The Witness - - NEWS -

NEW DELHI — In­dia’s toxic air claimed 1,24 mil­lion lives in 2017, or 12,5% of to­tal deaths recorded that year, ac­cord­ing to a study pub­lished in Lancet Plan­e­tary Health yes­ter­day.

More than 51% of the peo­ple who died be­cause of air pol­lu­tion were younger than 70, said the study con­ducted by aca­demics and sci­en­tists from var­i­ous in­sti­tu­tions in In­dia and around the world.

It was funded by the Bill & Melinda Gates Foun­da­tion, the In­dian gov­ern­ment and the In­dian Coun­cil of Med­i­cal Re­search.

Of the to­tal, about

670 000 died from air pol­lu­tion in the wider en­vi­ron­ment and 480 000 from house­hold pol­lu­tion re­lated to the use of solid cook­ing fu­els.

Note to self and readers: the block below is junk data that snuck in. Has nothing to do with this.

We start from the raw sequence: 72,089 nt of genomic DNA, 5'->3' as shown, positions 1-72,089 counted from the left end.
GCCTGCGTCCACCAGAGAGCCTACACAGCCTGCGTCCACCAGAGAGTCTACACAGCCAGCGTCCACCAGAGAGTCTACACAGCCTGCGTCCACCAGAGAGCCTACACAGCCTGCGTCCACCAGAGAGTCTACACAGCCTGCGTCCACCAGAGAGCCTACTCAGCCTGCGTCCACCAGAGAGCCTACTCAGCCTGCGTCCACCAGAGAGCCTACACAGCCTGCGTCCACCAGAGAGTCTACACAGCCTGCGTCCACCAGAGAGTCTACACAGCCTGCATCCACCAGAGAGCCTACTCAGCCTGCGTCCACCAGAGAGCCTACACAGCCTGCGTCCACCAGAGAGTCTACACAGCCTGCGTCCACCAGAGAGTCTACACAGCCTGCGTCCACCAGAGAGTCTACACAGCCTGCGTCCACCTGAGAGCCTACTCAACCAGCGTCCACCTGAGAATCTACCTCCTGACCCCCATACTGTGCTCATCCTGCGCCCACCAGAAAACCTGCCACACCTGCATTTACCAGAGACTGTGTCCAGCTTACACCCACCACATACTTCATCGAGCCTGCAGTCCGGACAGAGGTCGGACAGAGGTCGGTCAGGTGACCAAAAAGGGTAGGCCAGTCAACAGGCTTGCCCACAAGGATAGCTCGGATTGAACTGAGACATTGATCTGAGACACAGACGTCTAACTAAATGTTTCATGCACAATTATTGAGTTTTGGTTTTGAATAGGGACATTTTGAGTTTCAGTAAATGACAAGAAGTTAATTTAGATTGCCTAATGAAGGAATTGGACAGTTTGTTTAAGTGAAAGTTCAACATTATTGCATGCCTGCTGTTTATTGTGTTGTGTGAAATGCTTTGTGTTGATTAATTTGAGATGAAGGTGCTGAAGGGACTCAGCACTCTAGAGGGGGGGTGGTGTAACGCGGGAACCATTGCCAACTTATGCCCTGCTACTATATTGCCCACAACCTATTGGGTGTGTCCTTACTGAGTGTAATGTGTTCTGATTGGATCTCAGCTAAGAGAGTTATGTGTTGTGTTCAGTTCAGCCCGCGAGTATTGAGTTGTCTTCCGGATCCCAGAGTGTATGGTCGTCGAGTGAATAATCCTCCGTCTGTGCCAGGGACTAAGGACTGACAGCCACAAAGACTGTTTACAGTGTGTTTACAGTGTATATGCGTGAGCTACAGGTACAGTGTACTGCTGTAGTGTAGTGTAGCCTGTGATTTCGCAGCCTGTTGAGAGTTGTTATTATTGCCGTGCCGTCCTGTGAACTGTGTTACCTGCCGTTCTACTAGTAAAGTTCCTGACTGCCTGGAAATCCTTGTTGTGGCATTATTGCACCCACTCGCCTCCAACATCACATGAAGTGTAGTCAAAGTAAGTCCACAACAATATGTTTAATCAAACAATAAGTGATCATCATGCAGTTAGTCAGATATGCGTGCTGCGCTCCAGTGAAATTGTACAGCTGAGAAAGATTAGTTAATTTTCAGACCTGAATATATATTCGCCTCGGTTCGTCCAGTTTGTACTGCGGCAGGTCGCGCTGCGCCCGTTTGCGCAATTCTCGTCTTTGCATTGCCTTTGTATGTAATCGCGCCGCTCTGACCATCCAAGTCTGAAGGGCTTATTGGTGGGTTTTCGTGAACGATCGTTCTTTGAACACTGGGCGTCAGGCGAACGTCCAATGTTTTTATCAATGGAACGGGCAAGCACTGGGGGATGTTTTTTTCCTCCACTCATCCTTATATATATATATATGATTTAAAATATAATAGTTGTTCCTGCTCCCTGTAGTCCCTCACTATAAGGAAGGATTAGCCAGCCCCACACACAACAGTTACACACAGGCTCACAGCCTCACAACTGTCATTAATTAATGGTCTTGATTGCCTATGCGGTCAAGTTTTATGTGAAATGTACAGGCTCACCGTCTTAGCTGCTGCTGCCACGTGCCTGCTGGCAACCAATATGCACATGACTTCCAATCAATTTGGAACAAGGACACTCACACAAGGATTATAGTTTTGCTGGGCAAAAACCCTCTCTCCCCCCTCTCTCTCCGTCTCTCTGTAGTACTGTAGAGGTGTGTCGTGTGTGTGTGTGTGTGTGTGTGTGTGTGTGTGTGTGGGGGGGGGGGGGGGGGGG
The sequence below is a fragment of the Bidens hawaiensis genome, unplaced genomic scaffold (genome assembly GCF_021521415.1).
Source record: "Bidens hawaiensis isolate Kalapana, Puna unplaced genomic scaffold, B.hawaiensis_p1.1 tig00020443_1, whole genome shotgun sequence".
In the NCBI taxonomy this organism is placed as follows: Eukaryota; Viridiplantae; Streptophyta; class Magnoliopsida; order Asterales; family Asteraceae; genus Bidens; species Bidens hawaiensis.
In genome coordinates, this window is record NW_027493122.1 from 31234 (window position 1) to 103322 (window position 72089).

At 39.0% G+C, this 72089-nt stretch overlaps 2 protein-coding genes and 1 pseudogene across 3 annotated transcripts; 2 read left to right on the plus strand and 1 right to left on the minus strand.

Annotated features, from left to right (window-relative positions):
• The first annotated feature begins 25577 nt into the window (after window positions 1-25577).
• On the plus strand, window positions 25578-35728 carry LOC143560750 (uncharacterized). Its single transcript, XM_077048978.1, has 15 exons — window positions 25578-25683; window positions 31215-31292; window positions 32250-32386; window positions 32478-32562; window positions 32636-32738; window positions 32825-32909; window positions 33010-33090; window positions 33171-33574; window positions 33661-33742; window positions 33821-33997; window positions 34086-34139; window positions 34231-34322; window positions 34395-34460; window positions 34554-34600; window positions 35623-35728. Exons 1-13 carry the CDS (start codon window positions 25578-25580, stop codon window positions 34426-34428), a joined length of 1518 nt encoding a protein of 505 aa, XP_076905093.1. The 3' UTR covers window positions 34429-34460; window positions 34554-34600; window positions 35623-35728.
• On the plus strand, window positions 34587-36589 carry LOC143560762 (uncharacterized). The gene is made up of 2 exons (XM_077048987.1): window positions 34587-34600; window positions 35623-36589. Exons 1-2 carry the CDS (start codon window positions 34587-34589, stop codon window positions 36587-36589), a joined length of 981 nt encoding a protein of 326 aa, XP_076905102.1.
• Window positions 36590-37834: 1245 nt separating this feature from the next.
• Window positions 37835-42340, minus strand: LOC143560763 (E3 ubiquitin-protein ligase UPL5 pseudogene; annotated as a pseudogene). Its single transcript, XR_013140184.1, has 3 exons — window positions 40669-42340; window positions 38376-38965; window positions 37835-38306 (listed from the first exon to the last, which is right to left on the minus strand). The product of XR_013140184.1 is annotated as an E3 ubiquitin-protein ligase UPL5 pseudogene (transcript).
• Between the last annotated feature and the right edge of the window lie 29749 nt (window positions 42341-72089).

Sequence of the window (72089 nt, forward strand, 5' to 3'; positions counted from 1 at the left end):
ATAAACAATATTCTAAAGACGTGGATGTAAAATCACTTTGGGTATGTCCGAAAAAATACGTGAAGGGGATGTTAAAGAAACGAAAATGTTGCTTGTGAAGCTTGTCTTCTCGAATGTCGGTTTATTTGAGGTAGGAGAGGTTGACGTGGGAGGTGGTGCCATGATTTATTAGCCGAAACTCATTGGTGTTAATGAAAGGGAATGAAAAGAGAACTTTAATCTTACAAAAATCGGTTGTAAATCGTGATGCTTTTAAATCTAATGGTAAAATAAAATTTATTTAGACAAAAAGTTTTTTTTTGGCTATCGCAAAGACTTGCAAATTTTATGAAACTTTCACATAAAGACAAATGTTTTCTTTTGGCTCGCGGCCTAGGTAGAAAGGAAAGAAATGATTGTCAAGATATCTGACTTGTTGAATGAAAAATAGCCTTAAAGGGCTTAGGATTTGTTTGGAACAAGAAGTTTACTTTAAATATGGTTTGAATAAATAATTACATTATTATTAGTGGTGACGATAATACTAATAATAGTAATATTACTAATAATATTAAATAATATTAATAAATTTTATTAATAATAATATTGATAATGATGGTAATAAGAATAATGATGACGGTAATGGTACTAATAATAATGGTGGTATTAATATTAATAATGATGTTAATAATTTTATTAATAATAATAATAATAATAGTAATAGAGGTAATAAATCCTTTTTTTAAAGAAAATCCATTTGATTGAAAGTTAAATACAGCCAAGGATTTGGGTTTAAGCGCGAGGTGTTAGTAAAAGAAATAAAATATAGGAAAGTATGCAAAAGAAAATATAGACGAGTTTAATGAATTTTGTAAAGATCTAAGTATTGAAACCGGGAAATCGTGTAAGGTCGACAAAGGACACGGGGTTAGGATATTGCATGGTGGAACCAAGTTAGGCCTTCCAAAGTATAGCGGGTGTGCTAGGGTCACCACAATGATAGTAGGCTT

The In­dian cap­i­tal, New Delhi, was most ex­posed to the tiny par­tic­u­late mat­ter, known as PM 2,5, that can reach deep into the lungs and cause ma­jor health prob­lems, the study con­cluded. Some north­ern states closer to Delhi were al­most as bad.

Av­er­age life ex­pectancy in In­dia in 2017 would have been higher by 1,7 years if air qual­ity was at healthy lev­els, the re­port said. That isn’t as gloomy as some other re­cent stud­ies. — Reuters.

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